The project aims to: 1) Use a participatory approach to create and assess health communication material at the grassroots level; 2) Build capacity of the core NGO staff; and 3) Build capacity of the target community through integration in the research process.
Duration: 2012 - 2014
Partners: International Health Unit, University of Montreal (CHUM)
Location: Delhi, Lucknow (UP), Dadri (UP) & Mumbai (Maharashtra)
Documents: Summary report.
PAHELI seeks to apply the ASER (Annual Status of Education Report) model to other social sectors in order to understand the status of key human development indicators. For basic parameters in education, ASER focuses on whether a child is in school and learning. For other sectors too, the challenge was to identify a key outcome and to develop simple tools,measures and methods to understand the status of that outcome in a given area (whether it be a neighbourhood, hamlet, village, block or district).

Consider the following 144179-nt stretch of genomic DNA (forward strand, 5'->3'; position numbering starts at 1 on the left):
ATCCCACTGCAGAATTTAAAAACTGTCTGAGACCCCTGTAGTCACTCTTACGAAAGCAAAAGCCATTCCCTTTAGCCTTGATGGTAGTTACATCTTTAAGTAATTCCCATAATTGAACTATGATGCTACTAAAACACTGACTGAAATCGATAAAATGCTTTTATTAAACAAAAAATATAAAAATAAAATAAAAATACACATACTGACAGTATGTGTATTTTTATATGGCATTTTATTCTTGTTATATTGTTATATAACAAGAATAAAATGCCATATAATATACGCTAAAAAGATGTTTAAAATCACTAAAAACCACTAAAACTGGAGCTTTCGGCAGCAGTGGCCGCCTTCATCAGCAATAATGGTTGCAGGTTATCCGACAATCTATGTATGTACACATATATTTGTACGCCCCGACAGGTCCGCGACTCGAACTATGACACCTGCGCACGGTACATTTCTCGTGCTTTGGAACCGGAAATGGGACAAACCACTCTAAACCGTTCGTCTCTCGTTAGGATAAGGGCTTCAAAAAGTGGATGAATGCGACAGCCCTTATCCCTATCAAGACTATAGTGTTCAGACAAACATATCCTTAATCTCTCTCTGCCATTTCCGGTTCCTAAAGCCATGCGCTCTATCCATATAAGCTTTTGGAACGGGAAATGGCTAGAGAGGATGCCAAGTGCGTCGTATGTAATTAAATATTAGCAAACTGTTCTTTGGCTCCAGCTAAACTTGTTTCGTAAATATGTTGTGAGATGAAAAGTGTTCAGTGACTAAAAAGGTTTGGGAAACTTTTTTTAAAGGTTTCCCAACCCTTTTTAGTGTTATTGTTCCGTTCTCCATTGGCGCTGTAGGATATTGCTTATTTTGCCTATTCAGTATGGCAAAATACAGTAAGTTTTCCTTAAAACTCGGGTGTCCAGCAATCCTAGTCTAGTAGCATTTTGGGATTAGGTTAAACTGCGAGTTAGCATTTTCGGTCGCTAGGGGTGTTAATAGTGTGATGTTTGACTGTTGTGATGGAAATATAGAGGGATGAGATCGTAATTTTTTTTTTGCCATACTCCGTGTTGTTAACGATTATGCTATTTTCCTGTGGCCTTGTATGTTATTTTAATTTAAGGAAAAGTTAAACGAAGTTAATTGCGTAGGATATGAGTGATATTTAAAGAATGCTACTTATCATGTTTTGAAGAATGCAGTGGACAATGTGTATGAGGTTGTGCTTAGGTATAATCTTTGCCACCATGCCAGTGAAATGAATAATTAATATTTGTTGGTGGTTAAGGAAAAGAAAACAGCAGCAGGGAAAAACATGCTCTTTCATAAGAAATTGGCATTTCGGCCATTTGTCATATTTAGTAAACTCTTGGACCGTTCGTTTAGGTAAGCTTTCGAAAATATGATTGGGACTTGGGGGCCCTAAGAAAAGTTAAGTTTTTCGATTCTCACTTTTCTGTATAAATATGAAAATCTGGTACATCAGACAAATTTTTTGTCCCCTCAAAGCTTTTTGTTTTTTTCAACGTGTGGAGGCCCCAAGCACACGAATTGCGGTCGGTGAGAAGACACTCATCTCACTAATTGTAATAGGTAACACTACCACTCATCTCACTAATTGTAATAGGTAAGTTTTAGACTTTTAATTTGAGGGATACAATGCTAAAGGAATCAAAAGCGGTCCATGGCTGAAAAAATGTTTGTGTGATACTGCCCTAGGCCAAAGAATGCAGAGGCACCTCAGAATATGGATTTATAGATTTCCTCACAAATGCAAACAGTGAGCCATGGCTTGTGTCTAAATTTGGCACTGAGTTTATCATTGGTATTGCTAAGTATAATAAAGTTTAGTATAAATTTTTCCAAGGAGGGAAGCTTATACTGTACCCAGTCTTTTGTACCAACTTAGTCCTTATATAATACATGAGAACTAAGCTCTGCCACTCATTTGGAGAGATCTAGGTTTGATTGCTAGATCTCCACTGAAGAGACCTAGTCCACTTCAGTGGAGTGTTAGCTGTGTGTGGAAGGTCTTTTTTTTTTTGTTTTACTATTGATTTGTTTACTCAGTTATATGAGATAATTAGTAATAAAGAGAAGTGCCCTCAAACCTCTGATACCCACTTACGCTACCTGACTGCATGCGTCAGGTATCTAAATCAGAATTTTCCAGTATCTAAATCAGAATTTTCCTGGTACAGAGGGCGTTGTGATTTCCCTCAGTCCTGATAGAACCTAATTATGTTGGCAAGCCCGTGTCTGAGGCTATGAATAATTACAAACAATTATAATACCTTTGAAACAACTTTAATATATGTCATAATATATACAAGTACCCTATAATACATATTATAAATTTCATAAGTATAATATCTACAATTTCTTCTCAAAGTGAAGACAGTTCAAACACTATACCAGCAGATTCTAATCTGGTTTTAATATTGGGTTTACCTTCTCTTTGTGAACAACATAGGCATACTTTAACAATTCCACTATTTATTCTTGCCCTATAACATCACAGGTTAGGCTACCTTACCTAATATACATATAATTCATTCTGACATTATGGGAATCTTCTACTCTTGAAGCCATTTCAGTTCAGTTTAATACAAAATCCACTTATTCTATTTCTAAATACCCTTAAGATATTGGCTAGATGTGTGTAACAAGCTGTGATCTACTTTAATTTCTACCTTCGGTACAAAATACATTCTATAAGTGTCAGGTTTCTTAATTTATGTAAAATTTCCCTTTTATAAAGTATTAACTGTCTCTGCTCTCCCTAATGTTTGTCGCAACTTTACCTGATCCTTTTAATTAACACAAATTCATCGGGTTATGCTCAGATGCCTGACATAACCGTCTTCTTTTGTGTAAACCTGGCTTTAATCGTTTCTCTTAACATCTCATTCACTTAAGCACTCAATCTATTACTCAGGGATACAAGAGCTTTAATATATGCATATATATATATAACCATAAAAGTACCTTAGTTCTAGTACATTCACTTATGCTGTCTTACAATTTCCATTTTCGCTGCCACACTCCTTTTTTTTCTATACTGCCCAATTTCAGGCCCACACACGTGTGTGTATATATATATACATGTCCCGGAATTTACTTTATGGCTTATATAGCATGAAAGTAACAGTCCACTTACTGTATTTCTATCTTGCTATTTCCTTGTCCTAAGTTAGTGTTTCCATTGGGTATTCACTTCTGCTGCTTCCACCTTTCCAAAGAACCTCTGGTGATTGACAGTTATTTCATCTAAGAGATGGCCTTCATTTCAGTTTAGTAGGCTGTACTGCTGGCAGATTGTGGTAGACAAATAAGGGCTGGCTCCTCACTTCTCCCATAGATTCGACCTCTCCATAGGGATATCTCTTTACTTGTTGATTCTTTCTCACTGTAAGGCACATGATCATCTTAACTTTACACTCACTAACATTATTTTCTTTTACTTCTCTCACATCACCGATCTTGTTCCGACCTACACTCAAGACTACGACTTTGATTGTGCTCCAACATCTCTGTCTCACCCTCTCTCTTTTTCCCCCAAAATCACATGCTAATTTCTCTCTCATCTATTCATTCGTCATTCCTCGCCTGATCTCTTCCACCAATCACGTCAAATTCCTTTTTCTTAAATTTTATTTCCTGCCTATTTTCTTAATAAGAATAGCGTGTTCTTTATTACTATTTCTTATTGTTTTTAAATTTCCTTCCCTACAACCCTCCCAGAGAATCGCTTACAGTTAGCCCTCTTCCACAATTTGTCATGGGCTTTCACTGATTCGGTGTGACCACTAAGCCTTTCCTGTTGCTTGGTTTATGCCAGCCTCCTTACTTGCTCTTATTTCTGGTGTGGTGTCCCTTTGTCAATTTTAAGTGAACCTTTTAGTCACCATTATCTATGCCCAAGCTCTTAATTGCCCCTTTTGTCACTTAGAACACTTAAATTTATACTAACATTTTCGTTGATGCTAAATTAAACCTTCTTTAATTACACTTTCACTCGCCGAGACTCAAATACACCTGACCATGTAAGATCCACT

PAHELI 2011 is a product of these efforts. It stands for people’s assessment of health, education and livelihoods. The PAHELI framework is built around four key human development domains: Life & Livelihoods, Water & Sanitation, Education & Literacy, Mother and Infant Health & Care. Based on theMilleniumDevelopmentGoalsgoals andonnational priorities, it is a household survey which looks at the provision of basic services at the village level through key central government social schemes and the links of these services to households. The schemes covered are Sarva Shiksha Abhiyan, ICDS, public health services, PDS and MGNREGS. More
Partners: Government of India - United Nations Joint Programme on Convergence (GoI-UNJPC), Planning Commission, Unicef, UNFPA & UNDP.
Location: Udaipur, Bhilwara, Nalanda, Korba, Hardoi, Gumla, Sundargarh and Rajgarh districts